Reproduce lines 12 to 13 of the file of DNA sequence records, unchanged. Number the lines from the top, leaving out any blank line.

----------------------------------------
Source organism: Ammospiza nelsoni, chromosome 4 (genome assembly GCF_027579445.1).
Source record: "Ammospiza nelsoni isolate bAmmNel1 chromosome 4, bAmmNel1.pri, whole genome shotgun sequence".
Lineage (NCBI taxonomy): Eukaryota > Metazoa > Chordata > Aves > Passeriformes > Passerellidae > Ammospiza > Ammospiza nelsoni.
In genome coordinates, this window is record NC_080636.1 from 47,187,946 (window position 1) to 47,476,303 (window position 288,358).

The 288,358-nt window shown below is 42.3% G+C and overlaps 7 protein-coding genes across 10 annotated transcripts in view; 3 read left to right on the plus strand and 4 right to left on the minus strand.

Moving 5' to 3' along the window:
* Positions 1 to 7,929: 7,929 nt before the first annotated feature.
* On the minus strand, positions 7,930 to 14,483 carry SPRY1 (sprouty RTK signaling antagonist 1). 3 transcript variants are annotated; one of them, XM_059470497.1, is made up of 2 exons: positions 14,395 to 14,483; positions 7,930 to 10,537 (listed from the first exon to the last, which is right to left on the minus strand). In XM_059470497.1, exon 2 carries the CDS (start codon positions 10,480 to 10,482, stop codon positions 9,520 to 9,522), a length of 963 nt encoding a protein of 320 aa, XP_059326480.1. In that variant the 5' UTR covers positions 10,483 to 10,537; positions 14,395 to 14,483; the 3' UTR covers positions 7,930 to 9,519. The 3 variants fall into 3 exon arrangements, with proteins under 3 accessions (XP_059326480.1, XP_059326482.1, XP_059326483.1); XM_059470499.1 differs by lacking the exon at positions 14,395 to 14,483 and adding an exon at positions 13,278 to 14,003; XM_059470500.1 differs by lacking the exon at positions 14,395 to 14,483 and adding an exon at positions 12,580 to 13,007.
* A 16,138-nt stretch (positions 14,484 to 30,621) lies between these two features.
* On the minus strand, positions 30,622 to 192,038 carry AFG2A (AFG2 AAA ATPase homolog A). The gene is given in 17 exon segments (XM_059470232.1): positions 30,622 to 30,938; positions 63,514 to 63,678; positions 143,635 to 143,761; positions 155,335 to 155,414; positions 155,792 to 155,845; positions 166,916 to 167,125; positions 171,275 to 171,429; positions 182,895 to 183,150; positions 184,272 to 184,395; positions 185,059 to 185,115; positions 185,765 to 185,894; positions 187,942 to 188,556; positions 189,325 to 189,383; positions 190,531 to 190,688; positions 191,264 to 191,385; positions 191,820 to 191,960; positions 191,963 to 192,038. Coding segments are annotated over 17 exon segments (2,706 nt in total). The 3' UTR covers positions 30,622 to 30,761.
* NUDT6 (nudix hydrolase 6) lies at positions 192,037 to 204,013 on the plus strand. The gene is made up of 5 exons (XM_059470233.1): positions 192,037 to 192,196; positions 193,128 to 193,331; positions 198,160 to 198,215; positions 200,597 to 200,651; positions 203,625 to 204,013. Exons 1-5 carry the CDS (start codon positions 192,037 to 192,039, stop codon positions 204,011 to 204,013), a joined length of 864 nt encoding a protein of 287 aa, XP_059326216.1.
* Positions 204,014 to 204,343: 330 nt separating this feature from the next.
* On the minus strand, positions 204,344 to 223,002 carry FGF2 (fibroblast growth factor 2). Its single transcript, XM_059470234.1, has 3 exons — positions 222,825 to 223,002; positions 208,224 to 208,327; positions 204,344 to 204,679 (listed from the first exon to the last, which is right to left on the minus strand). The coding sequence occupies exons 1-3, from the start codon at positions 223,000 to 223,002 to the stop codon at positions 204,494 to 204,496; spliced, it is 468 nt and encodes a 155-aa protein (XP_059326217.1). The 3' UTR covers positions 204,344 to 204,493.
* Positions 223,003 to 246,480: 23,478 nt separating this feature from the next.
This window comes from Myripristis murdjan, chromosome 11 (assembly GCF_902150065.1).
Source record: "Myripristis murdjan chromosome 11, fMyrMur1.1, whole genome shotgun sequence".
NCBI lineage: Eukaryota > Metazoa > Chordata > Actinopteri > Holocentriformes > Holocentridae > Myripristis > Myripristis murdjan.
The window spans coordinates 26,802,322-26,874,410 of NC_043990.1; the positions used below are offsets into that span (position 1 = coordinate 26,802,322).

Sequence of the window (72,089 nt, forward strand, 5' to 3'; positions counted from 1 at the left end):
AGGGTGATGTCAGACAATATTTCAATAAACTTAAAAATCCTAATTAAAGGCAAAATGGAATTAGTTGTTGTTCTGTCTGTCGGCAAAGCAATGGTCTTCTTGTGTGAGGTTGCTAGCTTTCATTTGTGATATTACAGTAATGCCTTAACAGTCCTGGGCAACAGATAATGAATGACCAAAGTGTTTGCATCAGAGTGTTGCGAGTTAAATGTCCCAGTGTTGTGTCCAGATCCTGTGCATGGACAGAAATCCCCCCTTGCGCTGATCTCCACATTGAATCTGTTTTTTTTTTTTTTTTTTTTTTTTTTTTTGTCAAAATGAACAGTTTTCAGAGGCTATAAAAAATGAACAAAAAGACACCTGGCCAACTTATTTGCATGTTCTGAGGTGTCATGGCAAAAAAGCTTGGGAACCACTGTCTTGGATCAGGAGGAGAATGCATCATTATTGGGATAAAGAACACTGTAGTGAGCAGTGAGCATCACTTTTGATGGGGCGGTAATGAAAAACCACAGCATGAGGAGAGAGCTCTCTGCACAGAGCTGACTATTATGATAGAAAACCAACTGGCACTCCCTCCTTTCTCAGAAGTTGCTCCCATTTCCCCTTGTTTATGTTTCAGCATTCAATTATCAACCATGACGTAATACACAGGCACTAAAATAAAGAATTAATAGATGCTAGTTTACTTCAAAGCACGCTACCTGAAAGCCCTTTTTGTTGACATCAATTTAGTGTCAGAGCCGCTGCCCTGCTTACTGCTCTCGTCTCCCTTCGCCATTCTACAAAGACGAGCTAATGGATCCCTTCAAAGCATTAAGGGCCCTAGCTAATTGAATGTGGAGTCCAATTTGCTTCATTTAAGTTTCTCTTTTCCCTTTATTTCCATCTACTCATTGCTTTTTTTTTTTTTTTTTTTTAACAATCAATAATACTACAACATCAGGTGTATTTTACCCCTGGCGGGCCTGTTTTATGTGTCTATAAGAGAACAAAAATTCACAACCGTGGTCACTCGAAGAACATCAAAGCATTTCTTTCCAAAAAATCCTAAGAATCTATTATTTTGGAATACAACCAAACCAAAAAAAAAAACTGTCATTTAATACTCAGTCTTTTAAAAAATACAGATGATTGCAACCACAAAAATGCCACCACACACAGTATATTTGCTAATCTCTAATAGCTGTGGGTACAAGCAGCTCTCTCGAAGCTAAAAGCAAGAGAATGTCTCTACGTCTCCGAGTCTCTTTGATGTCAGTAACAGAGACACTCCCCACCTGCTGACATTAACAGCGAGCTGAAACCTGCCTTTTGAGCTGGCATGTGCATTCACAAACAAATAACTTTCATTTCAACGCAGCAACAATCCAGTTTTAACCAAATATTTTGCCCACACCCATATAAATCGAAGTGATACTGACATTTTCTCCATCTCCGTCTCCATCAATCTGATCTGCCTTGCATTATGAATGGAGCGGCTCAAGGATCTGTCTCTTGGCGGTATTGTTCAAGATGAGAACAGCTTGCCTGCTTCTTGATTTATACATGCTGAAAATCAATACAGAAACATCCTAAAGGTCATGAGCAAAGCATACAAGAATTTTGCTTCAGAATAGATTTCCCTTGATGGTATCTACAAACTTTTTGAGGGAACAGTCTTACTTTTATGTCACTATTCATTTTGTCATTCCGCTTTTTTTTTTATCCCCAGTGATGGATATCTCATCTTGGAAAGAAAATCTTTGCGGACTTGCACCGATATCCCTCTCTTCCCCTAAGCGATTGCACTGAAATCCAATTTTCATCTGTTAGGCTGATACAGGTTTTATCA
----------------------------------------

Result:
* Positions 204,014 to 204,343: 330 nt separating this feature from the next.
* On the minus strand, positions 204,344 to 223,002 carry FGF2 (fibroblast growth factor 2). Its single transcript, XM_059470234.1, has 3 exons — positions 222,825 to 223,002; positions 208,224 to 208,327; positions 204,344 to 204,679 (listed from the first exon to the last, which is right to left on the minus strand). The coding sequence occupies exons 1-3, from the start codon at positions 223,000 to 223,002 to the stop codon at positions 204,494 to 204,496; spliced, it is 468 nt and encodes a 155-aa protein (XP_059326217.1). The 3' UTR covers positions 204,344 to 204,493.